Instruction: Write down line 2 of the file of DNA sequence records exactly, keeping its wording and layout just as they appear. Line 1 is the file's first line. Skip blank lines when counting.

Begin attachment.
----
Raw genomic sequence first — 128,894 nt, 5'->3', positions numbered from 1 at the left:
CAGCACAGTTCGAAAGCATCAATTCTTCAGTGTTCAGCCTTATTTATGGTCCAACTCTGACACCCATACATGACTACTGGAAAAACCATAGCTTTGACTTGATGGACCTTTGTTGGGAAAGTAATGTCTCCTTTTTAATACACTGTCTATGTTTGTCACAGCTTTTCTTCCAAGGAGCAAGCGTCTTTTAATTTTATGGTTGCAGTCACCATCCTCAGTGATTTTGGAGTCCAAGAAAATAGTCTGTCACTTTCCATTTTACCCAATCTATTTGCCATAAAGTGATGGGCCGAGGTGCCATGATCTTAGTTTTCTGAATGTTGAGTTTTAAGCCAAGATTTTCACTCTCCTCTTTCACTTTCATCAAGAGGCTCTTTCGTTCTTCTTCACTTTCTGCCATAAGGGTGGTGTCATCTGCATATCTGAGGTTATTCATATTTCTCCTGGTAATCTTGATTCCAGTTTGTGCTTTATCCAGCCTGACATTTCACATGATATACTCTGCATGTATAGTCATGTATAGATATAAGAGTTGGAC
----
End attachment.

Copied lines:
CAGCACAGTTCGAAAGCATCAATTCTTCAGTGTTCAGCCTTATTTATGGTCCAACTCTGACACCCATACATGACTACTGGAAAAACCATAGCTTTGACTTGATGGACCTTTGTTGGGAAAGTAATGTCTCCTTTTTAATACACTGTCTATGTTTGTCACAGCTTTTCTTCCAAGGAGCAAGCGTCTTTTAATTTTATGGTTGCAGTCACCATCCTCAGTGATTTTGGAGTCCAAGAAAATAGTCTGTCACTTTCCATTTTACCCAATCTATTTGCCATAAAGTGATGGGCCGAGGTGCCATGATCTTAGTTTTCTGAATGTTGAGTTTTAAGCCAAGATTTTCACTCTCCTCTTTCACTTTCATCAAGAGGCTCTTTCGTTCTTCTTCACTTTCTGCCATAAGGGTGGTGTCATCTGCATATCTGAGGTTATTCATATTTCTCCTGGTAATCTTGATTCCAGTTTGTGCTTTATCCAGCCTGACATTTCACATGATATACTCTGCATGTATAGTCATGTATAGATATAAGAGTTGGAC